New Mexico, known for its beautiful landscapes and rich history, is a very good place of attraction for many metal detecting hobbyists who are looking for highly valuable finds!
However, it is very important to understand the laws that regulate the in this state! By doing so, you will make sure you will continue to enjoy practicing this hobby without having any trouble with local authorities …
… In this Post, I address these topics:
- The laws that regulate the hobby
- Some beautiful places you definitely should explore with your machine
- A Metal Detector recommendations for the type of soil of this state
- Approaching Gold Prospecting in there
- Some good clubs that you should know about and join …
- In addition to some practical info …
What are the metal detecting Laws in New Mexico?
This state is the most popular spot among archaeologists and recreational treasure hunters. Along with artifacts left behind by its past residents, it also contains a small amount of gold.
However since it has less amount of water bodies, there are specific laws that you should follow while metal detecting in the state.
These laws are:
1. Archaeological Resources Protection Act (ARPA)
This law revolves around this hobby in the US! It is acting as a source of frustration for treasure hunters since its introduction in 1979. The ARPA restricts the extraction of human-made items of historical significance from public land.
The major problem is its definition of “historical significance.” It generally extends to anything that is over 100 years old. It means that you could find oneself in trouble for removing something as small as a button (if it’s old enough).
2. Native American Graves Protection and Repatriation Act
The treasure hunters must also keep this law in mind. Under this law, the cultural items excavated on federal or tribal land must be returned to their owners.
Detection activities in national parks are forbidden. However, it’s permitted in any state park as long as you obtain approval from park management beforehand.
Where should you go detecting in New Mexico?
The state has a long gold mining history and its geology has lots of yet to be discovering gold nuggets waiting to be seen. There are also lots of old settlements and towns that have lots of coins, relics and other valuables buried under the ground waiting to be discovered.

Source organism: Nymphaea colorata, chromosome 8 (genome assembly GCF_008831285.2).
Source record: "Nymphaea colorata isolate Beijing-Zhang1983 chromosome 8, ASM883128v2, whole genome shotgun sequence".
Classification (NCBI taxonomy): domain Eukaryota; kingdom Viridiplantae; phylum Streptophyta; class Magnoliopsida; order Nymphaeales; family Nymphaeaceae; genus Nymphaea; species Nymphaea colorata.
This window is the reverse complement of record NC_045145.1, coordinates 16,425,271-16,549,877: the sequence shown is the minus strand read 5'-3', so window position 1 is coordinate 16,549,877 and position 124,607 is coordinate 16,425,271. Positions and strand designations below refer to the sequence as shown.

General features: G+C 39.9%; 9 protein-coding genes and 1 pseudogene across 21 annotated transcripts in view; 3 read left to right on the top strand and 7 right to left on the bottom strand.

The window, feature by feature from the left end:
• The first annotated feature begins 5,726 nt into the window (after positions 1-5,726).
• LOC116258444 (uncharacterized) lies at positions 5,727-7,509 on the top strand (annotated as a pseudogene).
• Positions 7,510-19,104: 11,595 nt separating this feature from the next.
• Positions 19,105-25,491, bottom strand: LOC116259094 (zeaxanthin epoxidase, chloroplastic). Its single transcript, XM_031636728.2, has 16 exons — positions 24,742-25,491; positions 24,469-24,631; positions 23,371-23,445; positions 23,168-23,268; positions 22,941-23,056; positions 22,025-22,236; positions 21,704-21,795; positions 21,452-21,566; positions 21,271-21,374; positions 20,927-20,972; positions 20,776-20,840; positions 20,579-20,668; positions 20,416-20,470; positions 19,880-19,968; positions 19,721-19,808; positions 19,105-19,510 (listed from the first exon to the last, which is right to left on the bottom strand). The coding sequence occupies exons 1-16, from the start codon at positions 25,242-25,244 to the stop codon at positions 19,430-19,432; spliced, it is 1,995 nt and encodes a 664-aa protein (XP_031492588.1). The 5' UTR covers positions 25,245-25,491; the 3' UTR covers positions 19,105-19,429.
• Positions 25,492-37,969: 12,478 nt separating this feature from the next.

Some of the best places to explore there are :
1.Old Mines and Mining Camps
New Mexico has numerous old mines both for gold and for other metals. These ancient mines have undiscovered minerals and hidden valuables.
Many old mines in there are now part of private properties or other active mines. Some of them are private properties, so need to ask for their permission before you decide on using your detector on these lands.
2.Dry Washes and River Beds
Quite many rivers and creek both still running and those that has since dried up were the site for placer gold mining in the state of New Mexico …
… With a metal detector, you can search these dry washes and find gold nuggets that were missed by the old-timers.
The state has several National Forests that have great historical value. Forested lands that now cover parts of old settlements, old mining sites, and former ghost towns. Here you can find gold nuggets, ancient coins and a lot of interesting relics. Forest such as the Gila National Forest and Lincoln National Forest have good places to search.
A good Metal Detector for This State soil!
One of the topmost metal detectors meant for the state soil, in my opinion, is The FISHER GOLD BUG PRO (Check it Here on Amazon!)
The detector works on a 19 kHz operating frequency. It can detect a sliver of gold above all other metals such as a coin. The audio is great on this detector. It has what they call ‘V-Break’ which is a variable breakpoint discrimination system.
You get to control its computerized multi-tone audio with mightily accurate precision. It takes some getting used to, but because it helps distinguish low audio tone iron and high audio tone gold it’s worth learning the language.
The visual ID system helps to pinpoint target location and cuts out frustrating ‘digging around only to find iron’ time.
Good news then that the Gold Bug Pro has a real-time ground balancing system that’s fully computerized. It calibrates itself and indicates what minerals are in the soil to help you locate that elusive nugget.
The Gold Bug Pro also differentiates between large iron objects and smaller pieces like nails so you can get a good idea of what lies beneath the soil without digging.
- Easily finds small nuggets
- Works well in highly mineralized soils
- Guides you to the right lands for gold prospecting
Finally, if you are not a Fisher fan, you can Check My Personal favorite Metal Detector Here on Amazon! It is a Minelab model that operates on 5 frequencies separately or at the same time …
Best beaches for detecting in New Mexico
Though public beaches are considered as an illegal site for detection activities, you can always depend on private properties by getting the permission of the owners.